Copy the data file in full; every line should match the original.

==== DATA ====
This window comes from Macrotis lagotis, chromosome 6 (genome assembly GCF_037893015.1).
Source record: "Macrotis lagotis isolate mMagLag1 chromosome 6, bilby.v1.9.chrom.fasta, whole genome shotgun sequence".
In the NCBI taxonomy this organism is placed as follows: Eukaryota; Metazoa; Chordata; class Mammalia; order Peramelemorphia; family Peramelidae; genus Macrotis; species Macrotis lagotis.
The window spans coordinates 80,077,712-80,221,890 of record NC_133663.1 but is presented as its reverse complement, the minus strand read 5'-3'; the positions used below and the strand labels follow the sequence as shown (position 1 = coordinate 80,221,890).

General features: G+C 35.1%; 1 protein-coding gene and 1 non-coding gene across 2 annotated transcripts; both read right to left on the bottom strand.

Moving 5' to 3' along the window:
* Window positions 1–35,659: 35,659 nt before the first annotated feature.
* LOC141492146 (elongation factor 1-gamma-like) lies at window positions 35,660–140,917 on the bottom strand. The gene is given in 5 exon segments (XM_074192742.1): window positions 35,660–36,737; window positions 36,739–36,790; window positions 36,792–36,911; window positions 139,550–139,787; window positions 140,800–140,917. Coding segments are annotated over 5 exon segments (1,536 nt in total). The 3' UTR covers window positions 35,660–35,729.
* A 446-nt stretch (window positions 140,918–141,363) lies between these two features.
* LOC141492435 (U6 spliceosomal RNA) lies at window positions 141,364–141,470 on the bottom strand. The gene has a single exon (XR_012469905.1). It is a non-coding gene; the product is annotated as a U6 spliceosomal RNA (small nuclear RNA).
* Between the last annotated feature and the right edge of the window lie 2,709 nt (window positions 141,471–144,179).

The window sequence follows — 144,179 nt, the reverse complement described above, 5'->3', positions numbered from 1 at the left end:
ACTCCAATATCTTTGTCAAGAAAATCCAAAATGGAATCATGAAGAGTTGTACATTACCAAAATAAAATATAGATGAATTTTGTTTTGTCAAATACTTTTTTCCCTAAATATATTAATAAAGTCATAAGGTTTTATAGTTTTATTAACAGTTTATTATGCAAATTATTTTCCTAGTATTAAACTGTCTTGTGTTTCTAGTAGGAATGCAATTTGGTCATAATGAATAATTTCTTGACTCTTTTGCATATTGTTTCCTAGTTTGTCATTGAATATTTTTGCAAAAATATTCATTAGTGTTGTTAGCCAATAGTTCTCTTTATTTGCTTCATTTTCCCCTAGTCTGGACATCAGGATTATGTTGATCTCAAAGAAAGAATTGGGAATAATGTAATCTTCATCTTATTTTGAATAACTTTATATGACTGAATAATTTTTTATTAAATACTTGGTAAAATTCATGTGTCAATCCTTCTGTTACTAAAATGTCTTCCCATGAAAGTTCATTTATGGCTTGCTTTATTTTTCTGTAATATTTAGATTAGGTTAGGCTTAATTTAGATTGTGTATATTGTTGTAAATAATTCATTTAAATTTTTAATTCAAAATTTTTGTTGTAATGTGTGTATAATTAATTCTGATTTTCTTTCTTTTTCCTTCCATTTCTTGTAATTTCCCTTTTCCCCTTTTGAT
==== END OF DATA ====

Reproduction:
This window comes from Macrotis lagotis, chromosome 6 (genome assembly GCF_037893015.1).
Source record: "Macrotis lagotis isolate mMagLag1 chromosome 6, bilby.v1.9.chrom.fasta, whole genome shotgun sequence".
In the NCBI taxonomy this organism is placed as follows: Eukaryota; Metazoa; Chordata; class Mammalia; order Peramelemorphia; family Peramelidae; genus Macrotis; species Macrotis lagotis.
The window spans coordinates 80,077,712-80,221,890 of record NC_133663.1 but is presented as its reverse complement, the minus strand read 5'-3'; the positions used below and the strand labels follow the sequence as shown (position 1 = coordinate 80,221,890).

General features: G+C 35.1%; 1 protein-coding gene and 1 non-coding gene across 2 annotated transcripts; both read right to left on the bottom strand.

Moving 5' to 3' along the window:
* Window positions 1–35,659: 35,659 nt before the first annotated feature.
* LOC141492146 (elongation factor 1-gamma-like) lies at window positions 35,660–140,917 on the bottom strand. The gene is given in 5 exon segments (XM_074192742.1): window positions 35,660–36,737; window positions 36,739–36,790; window positions 36,792–36,911; window positions 139,550–139,787; window positions 140,800–140,917. Coding segments are annotated over 5 exon segments (1,536 nt in total). The 3' UTR covers window positions 35,660–35,729.
* A 446-nt stretch (window positions 140,918–141,363) lies between these two features.
* LOC141492435 (U6 spliceosomal RNA) lies at window positions 141,364–141,470 on the bottom strand. The gene has a single exon (XR_012469905.1). It is a non-coding gene; the product is annotated as a U6 spliceosomal RNA (small nuclear RNA).
* Between the last annotated feature and the right edge of the window lie 2,709 nt (window positions 141,471–144,179).

The window sequence follows — 144,179 nt, the reverse complement described above, 5'->3', positions numbered from 1 at the left end:
ACTCCAATATCTTTGTCAAGAAAATCCAAAATGGAATCATGAAGAGTTGTACATTACCAAAATAAAATATAGATGAATTTTGTTTTGTCAAATACTTTTTTCCCTAAATATATTAATAAAGTCATAAGGTTTTATAGTTTTATTAACAGTTTATTATGCAAATTATTTTCCTAGTATTAAACTGTCTTGTGTTTCTAGTAGGAATGCAATTTGGTCATAATGAATAATTTCTTGACTCTTTTGCATATTGTTTCCTAGTTTGTCATTGAATATTTTTGCAAAAATATTCATTAGTGTTGTTAGCCAATAGTTCTCTTTATTTGCTTCATTTTCCCCTAGTCTGGACATCAGGATTATGTTGATCTCAAAGAAAGAATTGGGAATAATGTAATCTTCATCTTATTTTGAATAACTTTATATGACTGAATAATTTTTTATTAAATACTTGGTAAAATTCATGTGTCAATCCTTCTGTTACTAAAATGTCTTCCCATGAAAGTTCATTTATGGCTTGCTTTATTTTTCTGTAATATTTAGATTAGGTTAGGCTTAATTTAGATTGTGTATATTGTTGTAAATAATTCATTTAAATTTTTAATTCAAAATTTTTGTTGTAATGTGTGTATAATTAATTCTGATTTTCTTTCTTTTTCCTTCCATTTCTTGTAATTTCCCTTTTCCCCTTTTGAT